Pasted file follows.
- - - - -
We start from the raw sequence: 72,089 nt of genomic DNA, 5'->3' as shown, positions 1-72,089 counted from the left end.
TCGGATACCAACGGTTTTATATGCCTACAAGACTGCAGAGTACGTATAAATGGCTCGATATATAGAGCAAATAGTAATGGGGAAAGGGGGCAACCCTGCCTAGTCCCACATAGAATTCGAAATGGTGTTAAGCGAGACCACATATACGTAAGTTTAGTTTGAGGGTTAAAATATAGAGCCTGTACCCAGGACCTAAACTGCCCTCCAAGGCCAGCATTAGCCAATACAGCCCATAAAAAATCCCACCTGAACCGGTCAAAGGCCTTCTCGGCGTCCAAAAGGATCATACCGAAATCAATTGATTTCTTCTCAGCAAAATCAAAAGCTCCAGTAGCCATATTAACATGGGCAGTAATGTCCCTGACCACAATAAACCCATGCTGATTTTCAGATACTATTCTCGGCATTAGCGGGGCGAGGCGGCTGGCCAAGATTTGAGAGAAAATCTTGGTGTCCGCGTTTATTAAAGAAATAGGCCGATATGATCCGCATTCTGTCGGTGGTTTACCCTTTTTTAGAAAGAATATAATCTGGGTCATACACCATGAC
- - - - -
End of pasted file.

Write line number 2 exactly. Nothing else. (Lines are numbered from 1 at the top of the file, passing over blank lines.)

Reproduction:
TCGGATACCAACGGTTTTATATGCCTACAAGACTGCAGAGTACGTATAAATGGCTCGATATATAGAGCAAATAGTAATGGGGAAAGGGGGCAACCCTGCCTAGTCCCACATAGAATTCGAAATGGTGTTAAGCGAGACCACATATACGTAAGTTTAGTTTGAGGGTTAAAATATAGAGCCTGTACCCAGGACCTAAACTGCCCTCCAAGGCCAGCATTAGCCAATACAGCCCATAAAAAATCCCACCTGAACCGGTCAAAGGCCTTCTCGGCGTCCAAAAGGATCATACCGAAATCAATTGATTTCTTCTCAGCAAAATCAAAAGCTCCAGTAGCCATATTAACATGGGCAGTAATGTCCCTGACCACAATAAACCCATGCTGATTTTCAGATACTATTCTCGGCATTAGCGGGGCGAGGCGGCTGGCCAAGATTTGAGAGAAAATCTTGGTGTCCGCGTTTATTAAAGAAATAGGCCGATATGATCCGCATTCTGTCGGTGGTTTACCCTTTTTTAGAAAGAATATAATCTGGGTCATACACCATGAC